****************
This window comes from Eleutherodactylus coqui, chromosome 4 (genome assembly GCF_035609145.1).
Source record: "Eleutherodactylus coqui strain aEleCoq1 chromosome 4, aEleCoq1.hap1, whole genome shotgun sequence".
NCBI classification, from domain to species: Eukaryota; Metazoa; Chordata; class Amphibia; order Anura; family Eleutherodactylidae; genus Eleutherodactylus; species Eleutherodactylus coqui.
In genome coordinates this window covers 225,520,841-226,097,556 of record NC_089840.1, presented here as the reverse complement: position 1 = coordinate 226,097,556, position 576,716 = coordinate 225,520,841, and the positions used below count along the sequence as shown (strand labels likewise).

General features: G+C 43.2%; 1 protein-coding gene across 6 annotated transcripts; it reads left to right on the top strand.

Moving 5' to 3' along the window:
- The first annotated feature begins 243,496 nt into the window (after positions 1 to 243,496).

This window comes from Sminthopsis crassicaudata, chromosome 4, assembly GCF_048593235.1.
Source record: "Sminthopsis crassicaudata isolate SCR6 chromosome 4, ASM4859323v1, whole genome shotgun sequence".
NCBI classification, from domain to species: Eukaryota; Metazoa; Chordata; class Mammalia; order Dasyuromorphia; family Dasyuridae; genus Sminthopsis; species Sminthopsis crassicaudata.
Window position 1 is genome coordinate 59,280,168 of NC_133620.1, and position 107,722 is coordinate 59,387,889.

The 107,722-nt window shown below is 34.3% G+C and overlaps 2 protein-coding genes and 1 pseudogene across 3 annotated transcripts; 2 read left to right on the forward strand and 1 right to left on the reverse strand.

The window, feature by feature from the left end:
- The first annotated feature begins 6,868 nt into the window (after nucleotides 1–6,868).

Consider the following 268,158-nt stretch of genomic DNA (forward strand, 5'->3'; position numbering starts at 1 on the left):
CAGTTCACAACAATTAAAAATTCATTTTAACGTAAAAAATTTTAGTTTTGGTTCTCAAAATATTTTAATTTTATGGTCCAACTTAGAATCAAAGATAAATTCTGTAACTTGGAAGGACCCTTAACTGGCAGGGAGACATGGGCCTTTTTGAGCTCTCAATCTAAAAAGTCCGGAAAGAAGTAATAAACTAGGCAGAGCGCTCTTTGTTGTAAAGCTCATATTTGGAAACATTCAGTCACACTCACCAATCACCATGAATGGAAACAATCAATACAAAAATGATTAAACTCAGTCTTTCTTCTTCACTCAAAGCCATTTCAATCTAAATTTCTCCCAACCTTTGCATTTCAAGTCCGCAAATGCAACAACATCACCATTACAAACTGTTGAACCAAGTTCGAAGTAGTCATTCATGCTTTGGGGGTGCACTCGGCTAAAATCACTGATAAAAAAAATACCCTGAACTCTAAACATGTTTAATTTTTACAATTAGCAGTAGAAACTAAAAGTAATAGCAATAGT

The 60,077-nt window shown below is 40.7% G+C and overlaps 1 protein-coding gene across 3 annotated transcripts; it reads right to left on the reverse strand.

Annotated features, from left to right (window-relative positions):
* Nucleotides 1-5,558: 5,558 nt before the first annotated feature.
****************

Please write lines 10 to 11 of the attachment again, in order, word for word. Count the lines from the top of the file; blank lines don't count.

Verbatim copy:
NCBI classification, from domain to species: Eukaryota; Metazoa; Chordata; class Mammalia; order Dasyuromorphia; family Dasyuridae; genus Sminthopsis; species Sminthopsis crassicaudata.
Window position 1 is genome coordinate 59,280,168 of NC_133620.1, and position 107,722 is coordinate 59,387,889.